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Quiz about A Portal to Portugal
Quiz about A Portal to Portugal

A Portal to Portugal Trivia Quiz

Portugal, renowned for the quality of its footballers today and its explorers of yesteryear. Once the owners of one of the world's great empires, here is a portal to some of the people that have made it the amazing country it is.

A matching quiz by pollucci19. Estimated time: 4 mins.
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4 mins
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Quiz #
Feb 22 23
# Qns
Avg Score
11 / 15
Top 10% Quiz
Last 3 plays: GoodVibe (10/15), JanIQ (13/15), piet (15/15).
Mobile instructions: Press on an answer on the right. Then, press on the gray box it matches on the left.
(a) Drag-and-drop from the right to the left, or (b) click on a right side answer box and then on a left side box to move it.
Match the person to their brief description.
1. Won the FA Cup in his first season at Manchester United  
Henry the Navigator
2. The first woman to vote in Portugal  
Vasco da Gama
3. First European to sail around the southern tip of South Africa  
Jose Saramago
4. Lisbon born literary figure, wrote under 75 pseudonyms  
5. Known as the "Black Panther", this football player helped Benfica to eleven Portuguese First Division titles (now Liga Portugal)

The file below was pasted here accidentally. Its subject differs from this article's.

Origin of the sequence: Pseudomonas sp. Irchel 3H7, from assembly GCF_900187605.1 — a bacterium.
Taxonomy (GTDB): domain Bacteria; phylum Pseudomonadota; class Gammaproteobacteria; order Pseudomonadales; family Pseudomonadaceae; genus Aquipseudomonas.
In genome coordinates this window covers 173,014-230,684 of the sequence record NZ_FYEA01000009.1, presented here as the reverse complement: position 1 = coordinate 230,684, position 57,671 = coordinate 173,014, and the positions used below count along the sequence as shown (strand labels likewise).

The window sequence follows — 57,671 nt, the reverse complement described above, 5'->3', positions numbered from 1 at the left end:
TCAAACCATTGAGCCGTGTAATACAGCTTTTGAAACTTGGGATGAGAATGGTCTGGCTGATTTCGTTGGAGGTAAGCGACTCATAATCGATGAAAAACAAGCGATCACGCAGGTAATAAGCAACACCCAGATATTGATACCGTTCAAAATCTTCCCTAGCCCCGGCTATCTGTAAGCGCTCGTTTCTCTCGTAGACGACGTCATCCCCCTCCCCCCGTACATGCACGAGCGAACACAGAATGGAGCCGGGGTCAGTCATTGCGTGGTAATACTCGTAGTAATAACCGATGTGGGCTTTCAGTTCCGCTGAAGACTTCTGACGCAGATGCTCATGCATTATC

Carolina Beatriz Angelo
6. Won the 1998 Nobel Prize in Literature  
Natalia Correia
7. 9th Secretary-General of the United Nations  
8. His expedition to the East Indies led to the first circumnavigation of the Earth  
Antonio Guterres
9. Portuguese footballer played for both Barcelona FC and Real Madrid  
Bartolomeu Dias
10. First European explorer to reach India by sea  
Amalia Rodrigues
11. Activist & author of "Romantic Sonnets"  
Antonio Salazar
12. Considered Portugal's answer to Shakespeare, wrote "The Lusiads"  
Ferdinand Magellan
13. Third son of King John 1, important to Portugal's "Age of Discovery"  
Ferdinand Pessoa
14. Prime Minister of Portugal 1932 to 1968  
15. Lisbon born singer known as the "Queen of Fado"  
Luis de Camoes

Quiz Answer Key and Fun Facts
1. Won the FA Cup in his first season at Manchester United

Answer: Ronaldo

Cristiano Ronaldo's feats on the football field have made him one of the world's most marketable athletes and the first footballer to have career earnings exceed one billion dollars.

He started his senior career with Sporting CP and then made his international debut for Portugal as an 18 year old. That same year he signed to the UK Premier League club, Manchester United and tasted immediate success, assisting the team toward winning the FA Cup in his first year. He moved to Real Madrid in 2009 for, what was at the time, a world record transfer fee.